Ever since Nigerian Umar Farouq Abdulmutallab’s failed attempt to blow up a U.S. airliner over Detroit on Christmas Day, Republicans and conservatives have been attacking and politicizing the Obama administration’s response. Many have been whining that Abdulmutallab had not been properly interrogated and that valuable information has been lost. In an attempt to bash the Obama administration, Senate Minority Leader Mitch McConnell (R-KY) today denigrated U.S. counterterrorism officials:
MCCONNELL: This was a person who was trying to blow a plane out of the air from Nigeria. It’s clearly a case for the military and for our intelligence people, not for the U.S. court system. What happened? He was given a 50 minute interrogation, probably Larry King has interrogated people longer and better than that. After which he was assigned a lawyer who told him to shut up. That is not the way to deal with someone in the war on terror.
It seems McConnell would rather try to score political points by undermining the work American counterterror officials are doing in the field, particularly in Abdulmutallab’s case, where key information has actually been gleaned. In fact, reports surfaced this week that Abdulmutallab “has been cooperating for days” with the FBI. But this isn’t the first time a Republican has tried to attack the administration by insulting U.S. agents. Sen. Lindsey Graham (R-SC) said that getting information from Abdulmutallab was “blind luck.”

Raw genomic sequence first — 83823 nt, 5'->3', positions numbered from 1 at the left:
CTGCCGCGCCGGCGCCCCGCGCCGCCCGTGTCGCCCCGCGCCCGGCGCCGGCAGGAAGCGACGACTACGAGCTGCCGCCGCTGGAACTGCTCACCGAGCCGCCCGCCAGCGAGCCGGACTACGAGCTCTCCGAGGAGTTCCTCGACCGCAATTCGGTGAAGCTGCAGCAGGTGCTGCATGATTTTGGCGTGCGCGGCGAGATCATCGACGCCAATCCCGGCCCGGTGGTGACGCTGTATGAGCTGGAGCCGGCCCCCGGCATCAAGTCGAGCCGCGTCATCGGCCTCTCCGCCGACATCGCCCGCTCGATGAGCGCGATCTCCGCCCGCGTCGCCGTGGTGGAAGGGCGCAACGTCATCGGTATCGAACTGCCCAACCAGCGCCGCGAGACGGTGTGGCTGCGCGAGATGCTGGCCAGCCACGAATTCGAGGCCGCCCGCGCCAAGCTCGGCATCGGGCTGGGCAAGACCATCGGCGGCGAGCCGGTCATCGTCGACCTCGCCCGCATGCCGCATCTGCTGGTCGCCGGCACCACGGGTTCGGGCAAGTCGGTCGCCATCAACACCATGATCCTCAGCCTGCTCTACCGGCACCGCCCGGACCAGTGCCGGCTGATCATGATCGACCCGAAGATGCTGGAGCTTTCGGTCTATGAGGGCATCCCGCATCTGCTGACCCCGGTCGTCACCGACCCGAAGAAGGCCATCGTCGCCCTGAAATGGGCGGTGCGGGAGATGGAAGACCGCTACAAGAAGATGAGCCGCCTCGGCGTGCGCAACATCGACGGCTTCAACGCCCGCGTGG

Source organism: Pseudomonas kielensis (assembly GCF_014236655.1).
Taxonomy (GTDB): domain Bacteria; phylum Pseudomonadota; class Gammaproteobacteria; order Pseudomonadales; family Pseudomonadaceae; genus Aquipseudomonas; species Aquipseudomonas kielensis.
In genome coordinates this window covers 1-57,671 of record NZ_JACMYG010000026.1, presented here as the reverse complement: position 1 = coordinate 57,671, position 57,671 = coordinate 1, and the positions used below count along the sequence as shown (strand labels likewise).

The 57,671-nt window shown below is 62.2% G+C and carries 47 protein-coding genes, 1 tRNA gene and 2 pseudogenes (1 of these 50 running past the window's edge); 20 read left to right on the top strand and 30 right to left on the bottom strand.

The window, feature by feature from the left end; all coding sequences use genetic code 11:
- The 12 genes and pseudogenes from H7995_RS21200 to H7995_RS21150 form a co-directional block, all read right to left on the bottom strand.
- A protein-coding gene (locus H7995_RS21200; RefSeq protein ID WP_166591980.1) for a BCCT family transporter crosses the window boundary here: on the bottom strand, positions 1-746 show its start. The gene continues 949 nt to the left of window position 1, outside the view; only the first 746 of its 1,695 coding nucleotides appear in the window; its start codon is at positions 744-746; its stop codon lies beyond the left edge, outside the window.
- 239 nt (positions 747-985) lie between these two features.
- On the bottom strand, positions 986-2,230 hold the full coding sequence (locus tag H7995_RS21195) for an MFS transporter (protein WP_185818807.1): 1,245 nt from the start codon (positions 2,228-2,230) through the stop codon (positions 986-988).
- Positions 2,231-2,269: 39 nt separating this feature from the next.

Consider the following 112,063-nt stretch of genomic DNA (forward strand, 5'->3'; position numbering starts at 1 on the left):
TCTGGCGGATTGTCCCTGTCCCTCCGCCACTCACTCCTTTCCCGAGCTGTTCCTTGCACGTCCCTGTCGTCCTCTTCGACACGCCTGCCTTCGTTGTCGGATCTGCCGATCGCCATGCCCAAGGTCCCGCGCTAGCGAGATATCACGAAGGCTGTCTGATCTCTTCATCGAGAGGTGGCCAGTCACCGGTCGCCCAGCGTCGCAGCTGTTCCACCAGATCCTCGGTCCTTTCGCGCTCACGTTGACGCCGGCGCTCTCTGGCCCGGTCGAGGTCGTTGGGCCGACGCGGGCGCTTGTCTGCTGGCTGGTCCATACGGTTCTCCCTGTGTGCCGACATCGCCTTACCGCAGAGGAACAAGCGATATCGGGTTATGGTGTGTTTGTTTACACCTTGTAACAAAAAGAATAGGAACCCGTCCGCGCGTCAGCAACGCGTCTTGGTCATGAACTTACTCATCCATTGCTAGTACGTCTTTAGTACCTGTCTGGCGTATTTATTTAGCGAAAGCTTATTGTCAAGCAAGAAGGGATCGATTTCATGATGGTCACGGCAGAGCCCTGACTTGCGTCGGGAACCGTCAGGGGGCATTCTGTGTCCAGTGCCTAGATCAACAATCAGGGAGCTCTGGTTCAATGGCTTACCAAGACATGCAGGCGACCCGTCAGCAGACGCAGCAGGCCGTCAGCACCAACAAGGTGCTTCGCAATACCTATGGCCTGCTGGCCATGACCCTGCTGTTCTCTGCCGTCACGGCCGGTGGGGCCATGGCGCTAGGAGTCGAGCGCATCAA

According to the Washington Independent’s Spencer Ackerman, former FBI interrogator Jack Cloonan, who has interrogated al Qaeda members, said “What would you expect from Mitch McConnell? … They just don’t know what they’re talking about. They really don’t”:
“People keep talking about Mirandizing as if it’s a preventive measure, getting someone to shut up, but most critics have never been in position [to] have to Mirandize one,” Cloonan said. “It’s to keep pristine information you’ve already gotten and to have a prosecutable case. It’s not the end of an interview. … They’re gonna get all kinds of information from this guy.”
In fact, Abdulmutallab’s family members convinced him to provide information to U.S. authorities, an outcome that resulted from U.S. counterterror agents working in Africa “to gain an understanding of the subject.” “The intelligence gained has been disseminated throughout the intelligence community,” a senior administration official said. “The best way to get him to talk was working with his family.”